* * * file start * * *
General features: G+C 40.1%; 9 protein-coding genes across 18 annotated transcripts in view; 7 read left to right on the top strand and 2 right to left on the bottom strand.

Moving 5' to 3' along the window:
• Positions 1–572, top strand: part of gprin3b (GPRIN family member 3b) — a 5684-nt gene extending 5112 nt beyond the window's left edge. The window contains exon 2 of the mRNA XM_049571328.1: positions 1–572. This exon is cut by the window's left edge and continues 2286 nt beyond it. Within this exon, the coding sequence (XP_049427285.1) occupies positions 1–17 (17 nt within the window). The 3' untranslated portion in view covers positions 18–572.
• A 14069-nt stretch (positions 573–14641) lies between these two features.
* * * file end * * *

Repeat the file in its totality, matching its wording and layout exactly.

General features: G+C 40.1%; 9 protein-coding genes across 18 annotated transcripts in view; 7 read left to right on the top strand and 2 right to left on the bottom strand.

Moving 5' to 3' along the window:
• Positions 1–572, top strand: part of gprin3b (GPRIN family member 3b) — a 5684-nt gene extending 5112 nt beyond the window's left edge. The window contains exon 2 of the mRNA XM_049571328.1: positions 1–572. This exon is cut by the window's left edge and continues 2286 nt beyond it. Within this exon, the coding sequence (XP_049427285.1) occupies positions 1–17 (17 nt within the window). The 3' untranslated portion in view covers positions 18–572.
• A 14069-nt stretch (positions 573–14641) lies between these two features.